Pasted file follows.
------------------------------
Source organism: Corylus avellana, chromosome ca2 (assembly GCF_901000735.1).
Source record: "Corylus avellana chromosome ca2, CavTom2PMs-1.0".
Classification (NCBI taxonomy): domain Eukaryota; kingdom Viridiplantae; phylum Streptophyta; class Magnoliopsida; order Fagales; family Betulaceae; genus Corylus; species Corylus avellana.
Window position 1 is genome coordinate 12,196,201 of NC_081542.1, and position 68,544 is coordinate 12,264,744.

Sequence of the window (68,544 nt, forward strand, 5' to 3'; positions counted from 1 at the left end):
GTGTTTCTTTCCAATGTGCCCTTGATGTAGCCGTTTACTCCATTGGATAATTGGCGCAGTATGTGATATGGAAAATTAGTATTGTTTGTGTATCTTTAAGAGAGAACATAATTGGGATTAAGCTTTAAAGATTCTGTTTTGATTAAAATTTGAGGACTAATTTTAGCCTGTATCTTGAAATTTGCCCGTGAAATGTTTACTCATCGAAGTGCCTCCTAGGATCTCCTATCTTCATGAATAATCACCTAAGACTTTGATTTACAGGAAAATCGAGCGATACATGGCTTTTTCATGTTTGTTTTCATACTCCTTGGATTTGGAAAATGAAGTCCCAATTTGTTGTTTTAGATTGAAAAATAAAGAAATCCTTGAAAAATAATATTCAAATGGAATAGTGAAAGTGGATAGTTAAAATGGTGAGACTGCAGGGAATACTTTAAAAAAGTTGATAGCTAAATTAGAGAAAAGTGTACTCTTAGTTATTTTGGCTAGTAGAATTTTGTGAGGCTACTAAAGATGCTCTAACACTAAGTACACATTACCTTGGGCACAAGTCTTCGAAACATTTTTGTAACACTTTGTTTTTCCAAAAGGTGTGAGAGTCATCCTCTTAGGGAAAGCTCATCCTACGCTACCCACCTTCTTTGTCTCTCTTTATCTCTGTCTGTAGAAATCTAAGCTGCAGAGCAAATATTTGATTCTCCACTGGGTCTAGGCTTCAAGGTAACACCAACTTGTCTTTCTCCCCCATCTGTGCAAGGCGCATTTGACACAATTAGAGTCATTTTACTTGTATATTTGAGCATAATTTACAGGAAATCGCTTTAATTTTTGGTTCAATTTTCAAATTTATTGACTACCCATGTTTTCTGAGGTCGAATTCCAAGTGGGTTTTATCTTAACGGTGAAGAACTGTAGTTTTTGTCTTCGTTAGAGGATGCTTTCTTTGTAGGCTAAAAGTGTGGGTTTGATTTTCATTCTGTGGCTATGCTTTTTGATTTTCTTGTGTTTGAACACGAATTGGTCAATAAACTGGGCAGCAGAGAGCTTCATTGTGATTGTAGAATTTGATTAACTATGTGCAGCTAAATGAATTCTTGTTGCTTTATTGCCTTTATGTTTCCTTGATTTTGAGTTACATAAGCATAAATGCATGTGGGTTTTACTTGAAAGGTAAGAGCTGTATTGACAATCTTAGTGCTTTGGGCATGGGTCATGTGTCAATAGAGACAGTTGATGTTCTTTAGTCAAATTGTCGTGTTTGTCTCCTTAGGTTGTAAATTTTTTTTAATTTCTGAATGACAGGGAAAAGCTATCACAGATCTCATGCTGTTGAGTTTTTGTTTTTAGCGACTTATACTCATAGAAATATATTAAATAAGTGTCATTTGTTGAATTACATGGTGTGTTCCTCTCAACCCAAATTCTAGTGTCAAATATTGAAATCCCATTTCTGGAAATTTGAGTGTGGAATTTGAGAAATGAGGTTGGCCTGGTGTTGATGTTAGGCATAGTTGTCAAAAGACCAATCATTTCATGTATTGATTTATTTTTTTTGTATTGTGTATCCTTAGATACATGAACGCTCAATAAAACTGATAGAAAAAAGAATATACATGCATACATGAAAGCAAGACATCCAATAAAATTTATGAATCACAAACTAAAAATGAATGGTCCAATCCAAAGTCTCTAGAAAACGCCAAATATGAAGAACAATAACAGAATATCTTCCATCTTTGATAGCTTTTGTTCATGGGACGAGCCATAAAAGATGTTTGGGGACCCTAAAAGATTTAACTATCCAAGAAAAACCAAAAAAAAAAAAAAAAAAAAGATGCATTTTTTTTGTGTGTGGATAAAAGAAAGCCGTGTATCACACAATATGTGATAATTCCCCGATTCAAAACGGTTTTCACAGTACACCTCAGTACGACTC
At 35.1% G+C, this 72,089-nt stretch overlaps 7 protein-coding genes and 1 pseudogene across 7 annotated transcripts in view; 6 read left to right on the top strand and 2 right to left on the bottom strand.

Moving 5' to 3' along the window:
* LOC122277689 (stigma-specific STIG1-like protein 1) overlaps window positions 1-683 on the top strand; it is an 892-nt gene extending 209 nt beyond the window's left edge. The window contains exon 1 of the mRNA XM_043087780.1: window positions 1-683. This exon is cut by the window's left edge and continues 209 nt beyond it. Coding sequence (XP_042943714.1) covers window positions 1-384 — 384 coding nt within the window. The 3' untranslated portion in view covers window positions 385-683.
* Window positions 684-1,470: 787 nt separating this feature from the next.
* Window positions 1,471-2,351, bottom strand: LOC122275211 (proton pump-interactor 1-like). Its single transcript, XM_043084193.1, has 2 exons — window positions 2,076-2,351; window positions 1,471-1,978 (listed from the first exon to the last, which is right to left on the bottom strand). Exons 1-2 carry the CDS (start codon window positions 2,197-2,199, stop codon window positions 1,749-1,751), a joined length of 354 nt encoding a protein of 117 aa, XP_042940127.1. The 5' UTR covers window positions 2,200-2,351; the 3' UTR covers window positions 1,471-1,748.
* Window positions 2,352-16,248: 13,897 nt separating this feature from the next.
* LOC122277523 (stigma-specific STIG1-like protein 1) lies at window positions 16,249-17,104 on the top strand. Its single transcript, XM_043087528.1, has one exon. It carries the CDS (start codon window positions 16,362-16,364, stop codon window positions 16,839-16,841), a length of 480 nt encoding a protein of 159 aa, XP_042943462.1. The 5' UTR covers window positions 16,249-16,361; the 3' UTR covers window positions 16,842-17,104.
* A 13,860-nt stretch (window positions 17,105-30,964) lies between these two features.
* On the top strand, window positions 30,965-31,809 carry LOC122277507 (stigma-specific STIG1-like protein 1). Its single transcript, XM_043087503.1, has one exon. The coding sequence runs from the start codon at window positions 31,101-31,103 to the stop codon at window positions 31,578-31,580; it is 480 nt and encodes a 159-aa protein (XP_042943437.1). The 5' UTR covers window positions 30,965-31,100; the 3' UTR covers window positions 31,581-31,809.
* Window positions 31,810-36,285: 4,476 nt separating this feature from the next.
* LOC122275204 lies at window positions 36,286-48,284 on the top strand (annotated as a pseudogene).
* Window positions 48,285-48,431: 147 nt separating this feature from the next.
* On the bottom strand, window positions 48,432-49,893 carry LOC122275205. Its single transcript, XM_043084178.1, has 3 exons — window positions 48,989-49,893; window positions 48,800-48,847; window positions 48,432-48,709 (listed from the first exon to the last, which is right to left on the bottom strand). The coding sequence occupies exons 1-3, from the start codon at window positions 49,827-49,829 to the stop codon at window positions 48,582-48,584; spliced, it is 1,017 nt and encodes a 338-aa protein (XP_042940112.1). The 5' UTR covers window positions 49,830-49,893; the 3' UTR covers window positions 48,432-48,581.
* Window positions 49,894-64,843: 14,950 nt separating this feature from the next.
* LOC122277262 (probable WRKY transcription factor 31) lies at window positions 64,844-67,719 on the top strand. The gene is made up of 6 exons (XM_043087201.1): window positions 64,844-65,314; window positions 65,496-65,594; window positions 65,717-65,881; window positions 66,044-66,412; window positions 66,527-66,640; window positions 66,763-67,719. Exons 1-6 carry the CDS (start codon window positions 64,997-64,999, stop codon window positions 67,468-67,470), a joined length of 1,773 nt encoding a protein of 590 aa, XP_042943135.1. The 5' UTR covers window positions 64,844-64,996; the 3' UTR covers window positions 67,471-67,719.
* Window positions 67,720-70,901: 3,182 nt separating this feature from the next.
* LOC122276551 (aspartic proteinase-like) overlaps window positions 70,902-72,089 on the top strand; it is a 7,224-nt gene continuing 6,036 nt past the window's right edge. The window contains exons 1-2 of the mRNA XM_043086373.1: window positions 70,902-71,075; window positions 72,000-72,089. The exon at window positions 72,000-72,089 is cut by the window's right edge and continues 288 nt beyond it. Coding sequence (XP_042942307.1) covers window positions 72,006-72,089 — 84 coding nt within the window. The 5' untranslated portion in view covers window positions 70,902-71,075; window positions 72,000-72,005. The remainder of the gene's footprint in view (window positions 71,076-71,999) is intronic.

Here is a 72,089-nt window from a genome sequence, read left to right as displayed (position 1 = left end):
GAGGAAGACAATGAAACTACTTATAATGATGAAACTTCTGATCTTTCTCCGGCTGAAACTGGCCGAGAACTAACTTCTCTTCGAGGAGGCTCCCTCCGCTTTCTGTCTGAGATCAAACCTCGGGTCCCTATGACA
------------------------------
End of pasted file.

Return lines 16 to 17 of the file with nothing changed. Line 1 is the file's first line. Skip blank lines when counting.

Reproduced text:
* Window positions 31,810-36,285: 4,476 nt separating this feature from the next.
* LOC122275204 lies at window positions 36,286-48,284 on the top strand (annotated as a pseudogene).